Action Two: Once you have a story to tell, punk it up.

One: PERIOD CHARM.  The first part of Steampunk is "steam," which means you need to have a "steam" period element in your piece.  This is pretty much the Steam Era or the industrial revolution. Though it has a mostly Victorian connotation, I've seen Steampunk swing all the way into what others might consider Dieselpunk.  Since I have an anthropology background, I enjoy building entire cultures; which is why my Steampunk tales take place on an alternate world that looks similar to earth during the Victorian Era.  But most Steampunk is alternate history, so I'll focus on that.  Writing alternate history isn't easy.  Remember that whole Writing What You Know post  I wrote?  Well, you should know as much about something as you possibly can before you completely pull it apart and re-write it.  Depending on WHEN and WHERE your blip in history takes place will depend on how much you need to do research.  If, for example, your blip happens during the Victorian Era, then you're going to have to build a believable Victoriana.  Know the area, the clothes, the language, the social hierarchy, the political structure, etc.  Then find out who was in charge and who didn't like it.  That's a perfect platform for your punk establishment. 

Two: ATMOSPHERE.  Whether you're building from the ground up or going back in time and trying to re-write history, if you're going to put the "punk" in your steam, you need to have some kind of socio-political hierarchy.  If there's no one to rebel against, there's no room for your punks.  I think first and foremost, if you write fantasy or science fiction of any kind, you need to get in touch with your inner social scientist.  Having a believable socio-political structure is one of the pillars of making you a good writer in any reader's mind.  Whether your focus is social, political, economic, or religious, there needs to be an established system and there needs to be someone who doesn't like it.  There will always be discontents in a society and in your Steampunk these will be your "punks."  If you've studied anthropology, political science, or sociology it should be easier for you to build a believable socio-political system for your characters.  If you make a set up where someone benefits more than the others then you've got a very easy situation where there is an obvious villain and an obvious person who will fight to get what the one on top has.  Then, all you need to do is make the person who want son top to be active in that desire.  Women wanting to break out of social molds can dress or act certain ways, miners can picket, young lads being drafted into the military can start holding up trains.  Anything goes in punk.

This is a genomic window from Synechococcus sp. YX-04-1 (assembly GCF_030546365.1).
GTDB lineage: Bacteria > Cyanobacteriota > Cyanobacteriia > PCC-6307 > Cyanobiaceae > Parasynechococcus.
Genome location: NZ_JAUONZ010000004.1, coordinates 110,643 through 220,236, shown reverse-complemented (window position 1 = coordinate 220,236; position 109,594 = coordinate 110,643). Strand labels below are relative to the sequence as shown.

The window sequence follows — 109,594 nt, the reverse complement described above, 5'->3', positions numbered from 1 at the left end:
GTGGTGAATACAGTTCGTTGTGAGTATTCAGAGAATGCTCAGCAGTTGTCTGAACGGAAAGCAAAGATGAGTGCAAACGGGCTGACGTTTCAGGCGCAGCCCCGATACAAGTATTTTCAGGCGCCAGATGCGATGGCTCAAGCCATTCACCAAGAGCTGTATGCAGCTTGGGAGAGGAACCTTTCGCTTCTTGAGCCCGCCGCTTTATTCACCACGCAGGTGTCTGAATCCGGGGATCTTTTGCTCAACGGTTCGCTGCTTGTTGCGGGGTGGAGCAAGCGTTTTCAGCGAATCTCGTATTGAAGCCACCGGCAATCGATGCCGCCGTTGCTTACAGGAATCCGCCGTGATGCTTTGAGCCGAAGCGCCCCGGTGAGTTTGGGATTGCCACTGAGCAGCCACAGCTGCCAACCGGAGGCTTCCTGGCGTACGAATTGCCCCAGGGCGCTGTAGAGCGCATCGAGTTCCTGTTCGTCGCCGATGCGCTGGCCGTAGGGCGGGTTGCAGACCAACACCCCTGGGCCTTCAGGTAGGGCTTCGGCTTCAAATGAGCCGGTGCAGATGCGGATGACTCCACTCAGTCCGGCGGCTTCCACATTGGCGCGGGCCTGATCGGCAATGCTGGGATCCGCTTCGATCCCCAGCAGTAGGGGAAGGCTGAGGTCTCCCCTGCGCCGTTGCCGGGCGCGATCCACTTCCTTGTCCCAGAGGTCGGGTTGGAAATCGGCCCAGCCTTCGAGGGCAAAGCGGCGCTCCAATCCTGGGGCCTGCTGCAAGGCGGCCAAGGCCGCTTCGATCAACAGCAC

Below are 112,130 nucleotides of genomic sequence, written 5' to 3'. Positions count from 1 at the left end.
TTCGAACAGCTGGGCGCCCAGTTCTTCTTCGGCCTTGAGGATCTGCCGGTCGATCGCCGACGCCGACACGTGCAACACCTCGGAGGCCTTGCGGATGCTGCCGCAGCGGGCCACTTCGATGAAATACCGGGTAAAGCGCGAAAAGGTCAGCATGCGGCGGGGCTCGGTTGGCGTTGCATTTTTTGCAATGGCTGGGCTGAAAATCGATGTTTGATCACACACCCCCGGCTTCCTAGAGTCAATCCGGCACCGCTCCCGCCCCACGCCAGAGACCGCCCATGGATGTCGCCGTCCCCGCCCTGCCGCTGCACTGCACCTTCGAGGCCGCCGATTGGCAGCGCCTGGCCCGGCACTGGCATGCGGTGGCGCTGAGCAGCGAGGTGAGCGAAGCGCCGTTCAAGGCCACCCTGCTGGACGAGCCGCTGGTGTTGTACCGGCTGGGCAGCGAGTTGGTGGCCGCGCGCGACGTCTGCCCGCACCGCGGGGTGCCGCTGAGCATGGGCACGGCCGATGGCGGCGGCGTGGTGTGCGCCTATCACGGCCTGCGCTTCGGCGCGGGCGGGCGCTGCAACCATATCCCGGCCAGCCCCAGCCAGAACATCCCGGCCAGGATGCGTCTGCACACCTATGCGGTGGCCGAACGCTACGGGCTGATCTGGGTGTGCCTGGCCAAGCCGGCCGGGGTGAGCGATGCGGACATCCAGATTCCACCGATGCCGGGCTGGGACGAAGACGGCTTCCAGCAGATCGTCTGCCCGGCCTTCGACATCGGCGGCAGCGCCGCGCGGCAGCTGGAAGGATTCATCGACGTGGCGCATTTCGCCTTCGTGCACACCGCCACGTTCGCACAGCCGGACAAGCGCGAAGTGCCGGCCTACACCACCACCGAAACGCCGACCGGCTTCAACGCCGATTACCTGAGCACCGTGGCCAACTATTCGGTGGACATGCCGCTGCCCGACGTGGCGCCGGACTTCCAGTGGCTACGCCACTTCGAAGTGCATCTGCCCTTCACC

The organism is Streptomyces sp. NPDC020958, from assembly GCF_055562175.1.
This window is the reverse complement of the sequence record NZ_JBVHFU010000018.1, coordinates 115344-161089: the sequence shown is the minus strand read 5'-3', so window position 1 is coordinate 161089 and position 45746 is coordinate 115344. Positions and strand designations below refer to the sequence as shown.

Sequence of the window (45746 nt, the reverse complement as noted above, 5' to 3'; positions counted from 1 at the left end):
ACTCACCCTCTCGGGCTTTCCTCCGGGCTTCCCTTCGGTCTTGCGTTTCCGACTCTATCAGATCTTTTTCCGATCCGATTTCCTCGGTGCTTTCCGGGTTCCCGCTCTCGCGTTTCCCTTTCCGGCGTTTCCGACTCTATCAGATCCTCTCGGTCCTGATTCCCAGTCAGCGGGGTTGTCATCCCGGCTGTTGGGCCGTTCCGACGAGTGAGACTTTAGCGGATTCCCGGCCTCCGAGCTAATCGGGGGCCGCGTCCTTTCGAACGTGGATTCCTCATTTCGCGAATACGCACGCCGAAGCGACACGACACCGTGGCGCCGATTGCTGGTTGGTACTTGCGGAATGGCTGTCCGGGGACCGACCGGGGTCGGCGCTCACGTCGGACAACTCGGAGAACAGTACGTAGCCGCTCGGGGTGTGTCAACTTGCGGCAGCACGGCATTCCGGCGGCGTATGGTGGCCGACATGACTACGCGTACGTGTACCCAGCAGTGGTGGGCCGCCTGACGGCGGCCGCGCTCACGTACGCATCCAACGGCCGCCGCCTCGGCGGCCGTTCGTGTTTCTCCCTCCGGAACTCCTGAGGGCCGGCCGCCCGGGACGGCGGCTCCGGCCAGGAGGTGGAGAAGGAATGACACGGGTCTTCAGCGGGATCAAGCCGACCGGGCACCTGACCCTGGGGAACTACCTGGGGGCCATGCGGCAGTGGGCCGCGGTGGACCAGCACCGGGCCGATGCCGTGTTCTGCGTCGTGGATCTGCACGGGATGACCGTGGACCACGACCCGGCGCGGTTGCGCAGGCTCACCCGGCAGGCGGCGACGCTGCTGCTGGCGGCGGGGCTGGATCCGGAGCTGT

Three: INSPECT THE GADGETS.  Part of what makes Steampunk appealing is all the fun gadgets.  You'll have to decide who makes the gadgets, why, and when they started coming about.  Also, make sure to research what was available to tinkers during the Victorian era.  If you incorporate something that was not available in that time period, you'll have to explain why it's there in this alternate history.  Keep in mind that part of the punk ideology is a strong DIY mentality, so it might be beneficial to have a couple of tinkers or engineers in your punk group, and it might be necessary to let your imagination run wild.  If you can't churn out tons of fantastical things to play with, then you may want just one crazy piece of technology that your MC is working on (like a time machine or a weather balloon or something), and have everything else be normal.

Four:  NOT ALL PUNKS ARE ROCKERS.  Remember that your punks can run the gamut between just being a little off-color to blatantly wanting to bomb parliament.  All people are different, some more extreme than others.  Keep that in mind when deciding just how punky you want your punks.  You could have something as simple as a cooky old codger who tinkers in his basement, to an avaunt garde aristocratic explorer, to a surly airship pirate, to an alchemist who's into pyrotechnics.  The beauty of Steampunk is that your MCs don't have to be the "punks."  What we need to understand as writers is that there are always bystanders in any world.  The hero doesn't always have to be the guy with the ball-peen hammer or the airship. Watson anyone?   And even if they are, these characters are people too!  They have other aspects to their lives than just repairing clockwork soldiers or hijacking the Empire's latest dirigible.  You could write about an airship pirate who doesn't go anywhere near an airship for the duration of the story; or your character can be someone who has never experienced the punks until one fateful day when XYZ happens; or they can be someone who is watching the "punks" from afar.  Whatever you choose, just make sure that your punks know what they want and aren't afraid to fight for it!